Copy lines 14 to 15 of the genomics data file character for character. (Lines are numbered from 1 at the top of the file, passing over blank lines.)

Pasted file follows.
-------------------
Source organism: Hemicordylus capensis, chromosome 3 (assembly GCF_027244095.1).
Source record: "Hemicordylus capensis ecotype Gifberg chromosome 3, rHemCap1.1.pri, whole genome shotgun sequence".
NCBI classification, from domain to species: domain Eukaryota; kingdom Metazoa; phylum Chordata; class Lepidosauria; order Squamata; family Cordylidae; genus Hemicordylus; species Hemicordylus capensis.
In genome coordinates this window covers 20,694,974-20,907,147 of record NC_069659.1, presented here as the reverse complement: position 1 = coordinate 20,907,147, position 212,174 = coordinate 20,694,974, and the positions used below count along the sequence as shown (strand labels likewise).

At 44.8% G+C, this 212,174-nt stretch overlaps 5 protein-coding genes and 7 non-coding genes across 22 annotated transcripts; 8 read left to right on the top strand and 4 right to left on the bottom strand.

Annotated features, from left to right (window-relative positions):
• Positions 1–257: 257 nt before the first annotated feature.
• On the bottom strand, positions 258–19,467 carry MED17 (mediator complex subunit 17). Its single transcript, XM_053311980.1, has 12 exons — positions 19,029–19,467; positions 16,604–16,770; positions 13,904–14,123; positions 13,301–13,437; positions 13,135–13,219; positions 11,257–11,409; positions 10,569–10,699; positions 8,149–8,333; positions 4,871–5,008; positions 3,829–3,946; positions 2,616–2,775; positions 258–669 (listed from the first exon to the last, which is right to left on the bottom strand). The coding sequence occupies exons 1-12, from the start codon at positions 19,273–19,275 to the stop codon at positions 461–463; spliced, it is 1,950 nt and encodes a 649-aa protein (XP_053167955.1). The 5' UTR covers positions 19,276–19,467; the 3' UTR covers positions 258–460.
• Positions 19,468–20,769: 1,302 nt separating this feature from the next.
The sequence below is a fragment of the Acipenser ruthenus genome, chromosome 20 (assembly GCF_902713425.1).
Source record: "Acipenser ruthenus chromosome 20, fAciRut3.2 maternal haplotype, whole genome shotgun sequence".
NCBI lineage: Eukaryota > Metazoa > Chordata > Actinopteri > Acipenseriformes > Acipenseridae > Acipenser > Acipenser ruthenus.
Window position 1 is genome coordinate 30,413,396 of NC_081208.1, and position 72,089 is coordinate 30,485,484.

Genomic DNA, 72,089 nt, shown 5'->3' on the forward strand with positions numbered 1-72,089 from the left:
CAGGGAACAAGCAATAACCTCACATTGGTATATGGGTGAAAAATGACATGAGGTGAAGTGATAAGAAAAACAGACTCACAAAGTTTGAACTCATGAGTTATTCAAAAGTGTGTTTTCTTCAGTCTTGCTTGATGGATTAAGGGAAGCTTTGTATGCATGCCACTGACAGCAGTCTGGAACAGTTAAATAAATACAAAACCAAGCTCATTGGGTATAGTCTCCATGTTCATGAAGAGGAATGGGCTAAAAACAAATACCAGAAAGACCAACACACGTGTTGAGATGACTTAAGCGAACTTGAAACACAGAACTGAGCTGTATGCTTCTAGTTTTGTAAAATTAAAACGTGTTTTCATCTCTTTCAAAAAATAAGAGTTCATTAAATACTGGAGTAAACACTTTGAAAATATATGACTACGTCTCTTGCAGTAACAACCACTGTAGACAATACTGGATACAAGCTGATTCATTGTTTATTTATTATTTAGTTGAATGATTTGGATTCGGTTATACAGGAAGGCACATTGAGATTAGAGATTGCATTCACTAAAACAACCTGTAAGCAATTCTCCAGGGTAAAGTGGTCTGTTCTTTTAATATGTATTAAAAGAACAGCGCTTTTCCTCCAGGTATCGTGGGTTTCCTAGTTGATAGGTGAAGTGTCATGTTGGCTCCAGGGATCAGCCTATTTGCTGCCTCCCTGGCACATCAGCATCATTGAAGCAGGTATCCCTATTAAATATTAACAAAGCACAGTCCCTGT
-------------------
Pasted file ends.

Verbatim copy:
Genomic DNA, 72,089 nt, shown 5'->3' on the forward strand with positions numbered 1-72,089 from the left:
CAGGGAACAAGCAATAACCTCACATTGGTATATGGGTGAAAAATGACATGAGGTGAAGTGATAAGAAAAACAGACTCACAAAGTTTGAACTCATGAGTTATTCAAAAGTGTGTTTTCTTCAGTCTTGCTTGATGGATTAAGGGAAGCTTTGTATGCATGCCACTGACAGCAGTCTGGAACAGTTAAATAAATACAAAACCAAGCTCATTGGGTATAGTCTCCATGTTCATGAAGAGGAATGGGCTAAAAACAAATACCAGAAAGACCAACACACGTGTTGAGATGACTTAAGCGAACTTGAAACACAGAACTGAGCTGTATGCTTCTAGTTTTGTAAAATTAAAACGTGTTTTCATCTCTTTCAAAAAATAAGAGTTCATTAAATACTGGAGTAAACACTTTGAAAATATATGACTACGTCTCTTGCAGTAACAACCACTGTAGACAATACTGGATACAAGCTGATTCATTGTTTATTTATTATTTAGTTGAATGATTTGGATTCGGTTATACAGGAAGGCACATTGAGATTAGAGATTGCATTCACTAAAACAACCTGTAAGCAATTCTCCAGGGTAAAGTGGTCTGTTCTTTTAATATGTATTAAAAGAACAGCGCTTTTCCTCCAGGTATCGTGGGTTTCCTAGTTGATAGGTGAAGTGTCATGTTGGCTCCAGGGATCAGCCTATTTGCTGCCTCCCTGGCACATCAGCATCATTGAAGCAGGTATCCCTATTAAATATTAACAAAGCACAGTCCCTGT